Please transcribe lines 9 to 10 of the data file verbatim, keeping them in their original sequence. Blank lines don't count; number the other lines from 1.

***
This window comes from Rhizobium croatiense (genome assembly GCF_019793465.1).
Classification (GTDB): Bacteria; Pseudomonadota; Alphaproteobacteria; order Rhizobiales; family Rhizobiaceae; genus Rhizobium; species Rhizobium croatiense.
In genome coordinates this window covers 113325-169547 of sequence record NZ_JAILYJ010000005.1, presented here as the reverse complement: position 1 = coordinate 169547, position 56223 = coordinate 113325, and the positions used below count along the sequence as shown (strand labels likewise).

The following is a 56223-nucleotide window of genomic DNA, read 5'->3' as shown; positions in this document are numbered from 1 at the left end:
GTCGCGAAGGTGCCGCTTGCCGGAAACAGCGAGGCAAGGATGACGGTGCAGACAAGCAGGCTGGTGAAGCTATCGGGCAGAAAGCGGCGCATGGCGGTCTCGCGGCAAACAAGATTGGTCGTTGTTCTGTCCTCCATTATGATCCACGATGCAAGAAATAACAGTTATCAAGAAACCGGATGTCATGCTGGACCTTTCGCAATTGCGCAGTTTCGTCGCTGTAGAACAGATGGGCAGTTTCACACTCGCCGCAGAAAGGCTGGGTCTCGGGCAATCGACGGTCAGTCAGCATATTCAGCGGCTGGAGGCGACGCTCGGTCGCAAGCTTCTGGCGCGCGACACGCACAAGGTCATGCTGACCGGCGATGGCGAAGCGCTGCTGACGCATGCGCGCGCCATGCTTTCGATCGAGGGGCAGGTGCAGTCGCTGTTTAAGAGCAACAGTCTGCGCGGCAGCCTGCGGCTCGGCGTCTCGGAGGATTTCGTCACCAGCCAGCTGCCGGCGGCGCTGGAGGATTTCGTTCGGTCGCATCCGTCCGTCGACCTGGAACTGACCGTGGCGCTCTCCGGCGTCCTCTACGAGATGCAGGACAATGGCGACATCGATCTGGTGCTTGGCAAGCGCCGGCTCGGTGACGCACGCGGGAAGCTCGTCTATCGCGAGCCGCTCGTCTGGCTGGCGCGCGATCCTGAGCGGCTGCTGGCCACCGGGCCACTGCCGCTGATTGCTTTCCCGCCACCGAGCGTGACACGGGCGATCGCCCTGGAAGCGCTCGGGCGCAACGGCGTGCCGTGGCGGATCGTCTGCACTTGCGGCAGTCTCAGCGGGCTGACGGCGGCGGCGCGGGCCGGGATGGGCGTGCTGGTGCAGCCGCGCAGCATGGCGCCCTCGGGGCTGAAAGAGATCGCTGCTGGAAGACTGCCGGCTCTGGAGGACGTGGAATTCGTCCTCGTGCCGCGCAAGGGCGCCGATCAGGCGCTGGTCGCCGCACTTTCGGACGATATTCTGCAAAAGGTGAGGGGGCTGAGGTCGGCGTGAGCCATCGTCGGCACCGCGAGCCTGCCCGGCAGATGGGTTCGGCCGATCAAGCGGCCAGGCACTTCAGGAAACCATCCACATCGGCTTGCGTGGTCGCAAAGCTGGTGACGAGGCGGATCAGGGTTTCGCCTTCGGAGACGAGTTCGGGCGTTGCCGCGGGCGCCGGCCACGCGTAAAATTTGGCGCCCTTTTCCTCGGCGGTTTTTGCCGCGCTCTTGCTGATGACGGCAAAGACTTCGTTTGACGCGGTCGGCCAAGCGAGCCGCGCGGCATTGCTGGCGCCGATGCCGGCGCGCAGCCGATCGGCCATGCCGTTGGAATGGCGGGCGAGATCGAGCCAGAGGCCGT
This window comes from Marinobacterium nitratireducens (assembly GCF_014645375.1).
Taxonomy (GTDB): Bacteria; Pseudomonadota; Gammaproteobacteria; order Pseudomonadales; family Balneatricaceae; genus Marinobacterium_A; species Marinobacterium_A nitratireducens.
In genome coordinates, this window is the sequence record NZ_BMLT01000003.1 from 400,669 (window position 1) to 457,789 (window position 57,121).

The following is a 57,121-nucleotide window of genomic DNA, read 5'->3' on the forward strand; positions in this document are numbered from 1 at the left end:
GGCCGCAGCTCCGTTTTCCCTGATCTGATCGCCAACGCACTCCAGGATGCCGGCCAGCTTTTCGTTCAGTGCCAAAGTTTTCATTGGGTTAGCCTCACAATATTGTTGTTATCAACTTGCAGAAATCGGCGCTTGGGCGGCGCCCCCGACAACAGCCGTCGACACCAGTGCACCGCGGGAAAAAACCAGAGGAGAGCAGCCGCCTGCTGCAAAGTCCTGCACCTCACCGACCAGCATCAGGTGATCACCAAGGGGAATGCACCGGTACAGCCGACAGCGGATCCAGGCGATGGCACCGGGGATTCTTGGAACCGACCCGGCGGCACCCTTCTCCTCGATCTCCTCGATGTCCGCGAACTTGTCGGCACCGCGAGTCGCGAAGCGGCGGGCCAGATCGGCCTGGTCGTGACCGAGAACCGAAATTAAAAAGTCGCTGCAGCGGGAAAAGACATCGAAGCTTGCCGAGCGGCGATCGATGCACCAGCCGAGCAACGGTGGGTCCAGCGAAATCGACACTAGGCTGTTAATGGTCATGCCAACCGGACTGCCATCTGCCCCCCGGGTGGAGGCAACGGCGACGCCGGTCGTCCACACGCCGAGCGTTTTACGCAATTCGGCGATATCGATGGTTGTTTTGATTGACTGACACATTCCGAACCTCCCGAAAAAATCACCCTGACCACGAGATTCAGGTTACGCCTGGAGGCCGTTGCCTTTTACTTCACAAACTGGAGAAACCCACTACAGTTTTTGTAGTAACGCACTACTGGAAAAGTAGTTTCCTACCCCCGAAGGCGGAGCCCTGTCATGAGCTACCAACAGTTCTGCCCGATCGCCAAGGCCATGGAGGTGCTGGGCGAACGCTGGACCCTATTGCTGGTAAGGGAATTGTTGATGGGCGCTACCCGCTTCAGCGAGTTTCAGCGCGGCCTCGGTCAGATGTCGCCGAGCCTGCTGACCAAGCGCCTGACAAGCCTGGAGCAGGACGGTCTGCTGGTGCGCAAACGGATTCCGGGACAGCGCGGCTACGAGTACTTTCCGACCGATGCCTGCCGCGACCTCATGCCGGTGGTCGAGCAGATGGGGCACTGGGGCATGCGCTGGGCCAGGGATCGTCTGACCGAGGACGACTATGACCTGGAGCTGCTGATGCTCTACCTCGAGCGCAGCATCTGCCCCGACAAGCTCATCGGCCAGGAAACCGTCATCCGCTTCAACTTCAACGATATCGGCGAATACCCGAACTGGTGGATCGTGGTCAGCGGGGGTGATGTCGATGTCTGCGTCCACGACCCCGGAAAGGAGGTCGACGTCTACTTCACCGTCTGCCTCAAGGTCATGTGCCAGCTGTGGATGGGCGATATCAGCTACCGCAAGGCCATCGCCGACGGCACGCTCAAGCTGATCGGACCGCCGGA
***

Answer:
The following is a 57,121-nucleotide window of genomic DNA, read 5'->3' on the forward strand; positions in this document are numbered from 1 at the left end:
GGCCGCAGCTCCGTTTTCCCTGATCTGATCGCCAACGCACTCCAGGATGCCGGCCAGCTTTTCGTTCAGTGCCAAAGTTTTCATTGGGTTAGCCTCACAATATTGTTGTTATCAACTTGCAGAAATCGGCGCTTGGGCGGCGCCCCCGACAACAGCCGTCGACACCAGTGCACCGCGGGAAAAAACCAGAGGAGAGCAGCCGCCTGCTGCAAAGTCCTGCACCTCACCGACCAGCATCAGGTGATCACCAAGGGGAATGCACCGGTACAGCCGACAGCGGATCCAGGCGATGGCACCGGGGATTCTTGGAACCGACCCGGCGGCACCCTTCTCCTCGATCTCCTCGATGTCCGCGAACTTGTCGGCACCGCGAGTCGCGAAGCGGCGGGCCAGATCGGCCTGGTCGTGACCGAGAACCGAAATTAAAAAGTCGCTGCAGCGGGAAAAGACATCGAAGCTTGCCGAGCGGCGATCGATGCACCAGCCGAGCAACGGTGGGTCCAGCGAAATCGACACTAGGCTGTTAATGGTCATGCCAACCGGACTGCCATCTGCCCCCCGGGTGGAGGCAACGGCGACGCCGGTCGTCCACACGCCGAGCGTTTTACGCAATTCGGCGATATCGATGGTTGTTTTGATTGACTGACACATTCCGAACCTCCCGAAAAAATCACCCTGACCACGAGATTCAGGTTACGCCTGGAGGCCGTTGCCTTTTACTTCACAAACTGGAGAAACCCACTACAGTTTTTGTAGTAACGCACTACTGGAAAAGTAGTTTCCTACCCCCGAAGGCGGAGCCCTGTCATGAGCTACCAACAGTTCTGCCCGATCGCCAAGGCCATGGAGGTGCTGGGCGAACGCTGGACCCTATTGCTGGTAAGGGAATTGTTGATGGGCGCTACCCGCTTCAGCGAGTTTCAGCGCGGCCTCGGTCAGATGTCGCCGAGCCTGCTGACCAAGCGCCTGACAAGCCTGGAGCAGGACGGTCTGCTGGTGCGCAAACGGATTCCGGGACAGCGCGGCTACGAGTACTTTCCGACCGATGCCTGCCGCGACCTCATGCCGGTGGTCGAGCAGATGGGGCACTGGGGCATGCGCTGGGCCAGGGATCGTCTGACCGAGGACGACTATGACCTGGAGCTGCTGATGCTCTACCTCGAGCGCAGCATCTGCCCCGACAAGCTCATCGGCCAGGAAACCGTCATCCGCTTCAACTTCAACGATATCGGCGAATACCCGAACTGGTGGATCGTGGTCAGCGGGGGTGATGTCGATGTCTGCGTCCACGACCCCGGAAAGGAGGTCGACGTCTACTTCACCGTCTGCCTCAAGGTCATGTGCCAGCTGTGGATGGGCGATATCAGCTACCGCAAGGCCATCGCCGACGGCACGCTCAAGCTGATCGGACCGCCGGA